Rolls-Royce tops the list, featured in 11 different tunes by such artists as Future, The Weeknd, and Kodak Black. Ferrari is a close second. Chevrolet, Lamborghini, Bentley, Cadillac, Mercedes-Benz, and Porsche each get touts in several songs. Among non-car shout-outs, old standbys Hennessy cognac and Nike’s Air Jordan sneaker label got the most. We also found that it’s not just alcohol, guns, clothing, and super luxury making it into songs anymore—software, cookware, and even Band-Aids are making the grade.

As far as the song including the most name-checks, the crown goes to “Bad and Boujee” by hip-hop group Migos, which climbed all the way to the No. 1 spot on the charts early this year. It includes 19 brand mentions, from Instagram and Klout to Segway scooters and, um, Crock-Pot slow cookers. Car references are sprinkled throughout the song, too. They rap about a “lamb” and a “frog,” nods to Lamborghini and Porsche. There’s also a reference to the Ferrari 458 Spider, a drop-top convertible that costs more than a quarter-million dollars. The Rolls-Royce Ghost gets some attention as well.

The obvious question when musicians mention obscure brands is, are they getting paid? Sometimes they do. As with television shows and feature films, brands like to insert themselves into pop culture, and music is no different. Dozens of music videos show off stuff from Beats, the Jimmy Iovine/Dr. Dre headphones brand owned by Apple Inc. The item appears in several of Lady Gaga’s music videos, from her breakout hit “Just Dance” to “Poker Face” and “Telephone.” Beats Pill speakers, meanwhile, are clearly visible in videos from Britney Spears, Miley Cyrus, and Nicki Minaj.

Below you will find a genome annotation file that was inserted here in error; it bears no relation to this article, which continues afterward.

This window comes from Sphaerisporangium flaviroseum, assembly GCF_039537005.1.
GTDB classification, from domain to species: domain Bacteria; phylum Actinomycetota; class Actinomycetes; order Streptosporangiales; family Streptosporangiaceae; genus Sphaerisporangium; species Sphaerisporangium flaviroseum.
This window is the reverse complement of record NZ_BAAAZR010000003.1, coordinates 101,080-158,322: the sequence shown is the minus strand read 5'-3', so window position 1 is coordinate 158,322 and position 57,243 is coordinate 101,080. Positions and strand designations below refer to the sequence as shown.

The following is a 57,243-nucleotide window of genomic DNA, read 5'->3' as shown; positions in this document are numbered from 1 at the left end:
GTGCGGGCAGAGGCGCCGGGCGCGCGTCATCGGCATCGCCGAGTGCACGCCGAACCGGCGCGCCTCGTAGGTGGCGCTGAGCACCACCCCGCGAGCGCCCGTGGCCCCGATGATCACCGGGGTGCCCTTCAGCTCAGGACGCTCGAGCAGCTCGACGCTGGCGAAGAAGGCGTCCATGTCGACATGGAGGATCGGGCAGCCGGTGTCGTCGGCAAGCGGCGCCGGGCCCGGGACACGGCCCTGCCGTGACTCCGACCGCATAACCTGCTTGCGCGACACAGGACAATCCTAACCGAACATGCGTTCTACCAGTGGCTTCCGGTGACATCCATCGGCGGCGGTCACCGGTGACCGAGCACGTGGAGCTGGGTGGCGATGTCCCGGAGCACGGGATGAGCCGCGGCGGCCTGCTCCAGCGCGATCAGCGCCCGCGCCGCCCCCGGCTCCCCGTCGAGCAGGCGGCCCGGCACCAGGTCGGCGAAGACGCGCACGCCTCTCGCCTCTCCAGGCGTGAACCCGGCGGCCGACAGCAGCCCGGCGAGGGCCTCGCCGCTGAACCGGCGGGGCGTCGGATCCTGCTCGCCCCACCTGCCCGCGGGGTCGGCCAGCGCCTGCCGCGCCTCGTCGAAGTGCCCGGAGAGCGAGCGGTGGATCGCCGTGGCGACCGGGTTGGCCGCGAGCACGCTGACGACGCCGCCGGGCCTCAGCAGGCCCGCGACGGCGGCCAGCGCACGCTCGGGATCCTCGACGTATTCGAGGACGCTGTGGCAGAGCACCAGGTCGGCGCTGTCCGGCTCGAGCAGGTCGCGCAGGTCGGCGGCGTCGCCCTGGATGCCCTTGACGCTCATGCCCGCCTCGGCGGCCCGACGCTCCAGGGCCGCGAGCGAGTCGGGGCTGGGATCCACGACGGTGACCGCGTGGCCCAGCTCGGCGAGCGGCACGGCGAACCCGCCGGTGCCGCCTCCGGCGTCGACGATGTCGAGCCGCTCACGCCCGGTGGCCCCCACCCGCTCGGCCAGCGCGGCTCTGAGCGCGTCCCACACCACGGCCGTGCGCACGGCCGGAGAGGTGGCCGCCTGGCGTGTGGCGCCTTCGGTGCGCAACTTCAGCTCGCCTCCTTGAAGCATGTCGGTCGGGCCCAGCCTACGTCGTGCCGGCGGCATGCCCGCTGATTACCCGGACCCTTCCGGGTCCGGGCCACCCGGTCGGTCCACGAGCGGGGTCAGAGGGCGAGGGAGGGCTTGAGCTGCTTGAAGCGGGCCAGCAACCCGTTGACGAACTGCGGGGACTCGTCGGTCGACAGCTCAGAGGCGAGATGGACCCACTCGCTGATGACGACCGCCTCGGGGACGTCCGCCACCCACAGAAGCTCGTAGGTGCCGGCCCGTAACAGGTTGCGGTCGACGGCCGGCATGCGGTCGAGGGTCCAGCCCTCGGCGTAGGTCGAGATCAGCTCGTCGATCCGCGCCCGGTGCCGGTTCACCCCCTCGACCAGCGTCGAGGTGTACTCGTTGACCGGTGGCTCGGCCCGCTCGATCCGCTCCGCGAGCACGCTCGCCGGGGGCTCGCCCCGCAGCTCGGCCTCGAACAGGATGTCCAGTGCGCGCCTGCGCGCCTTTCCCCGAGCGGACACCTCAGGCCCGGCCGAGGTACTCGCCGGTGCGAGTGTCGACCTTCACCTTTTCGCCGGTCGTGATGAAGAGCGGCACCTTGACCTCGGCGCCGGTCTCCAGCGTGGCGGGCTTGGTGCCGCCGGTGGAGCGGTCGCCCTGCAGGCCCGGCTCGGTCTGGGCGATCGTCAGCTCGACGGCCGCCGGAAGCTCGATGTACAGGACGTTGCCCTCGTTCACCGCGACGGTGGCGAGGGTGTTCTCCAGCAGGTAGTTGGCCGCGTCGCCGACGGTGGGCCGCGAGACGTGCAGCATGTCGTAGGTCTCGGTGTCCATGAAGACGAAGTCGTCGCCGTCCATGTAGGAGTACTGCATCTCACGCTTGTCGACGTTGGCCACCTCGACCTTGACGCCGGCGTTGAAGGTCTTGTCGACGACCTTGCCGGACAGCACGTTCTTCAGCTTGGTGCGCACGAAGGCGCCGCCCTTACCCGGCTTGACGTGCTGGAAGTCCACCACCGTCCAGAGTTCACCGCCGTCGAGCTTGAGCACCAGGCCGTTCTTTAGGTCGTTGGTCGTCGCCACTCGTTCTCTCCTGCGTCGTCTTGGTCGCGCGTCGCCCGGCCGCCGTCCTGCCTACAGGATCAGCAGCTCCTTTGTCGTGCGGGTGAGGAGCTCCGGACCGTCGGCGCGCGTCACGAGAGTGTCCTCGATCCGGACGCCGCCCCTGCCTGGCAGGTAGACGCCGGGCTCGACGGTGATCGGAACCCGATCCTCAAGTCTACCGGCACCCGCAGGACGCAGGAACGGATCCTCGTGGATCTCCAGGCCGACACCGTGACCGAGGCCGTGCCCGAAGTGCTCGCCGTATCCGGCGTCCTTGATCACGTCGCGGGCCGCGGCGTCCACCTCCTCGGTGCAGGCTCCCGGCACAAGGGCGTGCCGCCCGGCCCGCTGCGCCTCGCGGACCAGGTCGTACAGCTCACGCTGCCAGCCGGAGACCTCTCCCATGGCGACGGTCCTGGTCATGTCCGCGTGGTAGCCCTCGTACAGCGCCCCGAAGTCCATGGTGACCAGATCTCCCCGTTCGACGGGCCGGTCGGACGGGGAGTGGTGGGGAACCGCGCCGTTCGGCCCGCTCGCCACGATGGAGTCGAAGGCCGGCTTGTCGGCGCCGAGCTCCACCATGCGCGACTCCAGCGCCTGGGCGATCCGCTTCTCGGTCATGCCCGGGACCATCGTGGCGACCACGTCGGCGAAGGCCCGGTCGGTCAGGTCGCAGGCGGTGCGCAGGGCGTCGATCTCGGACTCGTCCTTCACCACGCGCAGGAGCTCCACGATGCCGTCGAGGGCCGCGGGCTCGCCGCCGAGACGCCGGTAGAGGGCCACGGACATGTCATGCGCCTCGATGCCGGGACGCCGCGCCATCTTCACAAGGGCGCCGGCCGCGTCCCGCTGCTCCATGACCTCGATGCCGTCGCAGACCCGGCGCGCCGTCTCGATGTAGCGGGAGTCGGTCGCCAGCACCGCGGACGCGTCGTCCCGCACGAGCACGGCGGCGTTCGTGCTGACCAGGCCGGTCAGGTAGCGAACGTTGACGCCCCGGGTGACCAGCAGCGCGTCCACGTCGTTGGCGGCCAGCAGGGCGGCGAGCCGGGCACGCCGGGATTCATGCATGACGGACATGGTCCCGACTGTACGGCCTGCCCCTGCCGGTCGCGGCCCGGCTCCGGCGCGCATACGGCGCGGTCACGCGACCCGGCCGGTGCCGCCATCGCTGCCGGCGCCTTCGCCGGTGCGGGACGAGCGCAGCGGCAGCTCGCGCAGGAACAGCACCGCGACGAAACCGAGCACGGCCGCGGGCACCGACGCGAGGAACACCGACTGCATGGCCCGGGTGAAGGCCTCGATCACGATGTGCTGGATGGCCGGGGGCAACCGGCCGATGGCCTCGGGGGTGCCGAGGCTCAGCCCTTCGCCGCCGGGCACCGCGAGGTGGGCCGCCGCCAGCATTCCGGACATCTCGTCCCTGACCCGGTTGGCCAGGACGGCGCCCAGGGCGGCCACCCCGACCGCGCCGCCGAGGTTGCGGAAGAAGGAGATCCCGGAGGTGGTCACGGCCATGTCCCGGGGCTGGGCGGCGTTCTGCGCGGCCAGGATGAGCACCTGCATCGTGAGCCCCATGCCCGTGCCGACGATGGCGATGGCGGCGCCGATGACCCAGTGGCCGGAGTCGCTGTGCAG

It’s often unclear what’s a paid placement and what’s not, however, since artists generally don’t disclose the deals. No, Drake wasn’t paid by Rolls-Royce to include the Wraith in “Portland,” or its bigger and pricier cousin, the Phantom, in “Jumpman,” according to the manufacturer. But Chris Brown’s 2008 hit “Forever,” which featured the line “double your pleasure,” turned out to be an extended version of a chewing gum jingle for Wrigley’s Doublemint. 

(Photo Cred: Rebecca Smeyne —Billboard)

There’s a middle ground, however. Rolls-Royce, for example, will sometimes provide cars to be featured in music videos, said company spokesman Gerry Spahn. When someone uses the car as a shorthand for luxury, it helps the brand, he said. And besides, celebrities and musicians make up about 20 percent of the automaker’s customers, so it has the potential to be a sales strategy, too. 

The $400,000 Phantom is Rolls-Royce’s signature vehicle, but the company has attracted much hype for three other models it’s released since 2009: the Ghost, Wraith, and Dawn. All have garnered song mentions, with the Wraith topping the tally with four.
While parent company BMW AG keeps close tabs on the Rolls-Royce brand, Spahn said they’re more than happy for the exposure. Last year, Rolls-Royce had its second-highest sales numbers ever, delivering more than 4,000 cars to wealthy customers around the world. Even if the car’s desirability increased, production constraints limit the company to a maximum of 6,000 cars a year, said a person with knowledge of its operations.

(Source: BloombergPursuits)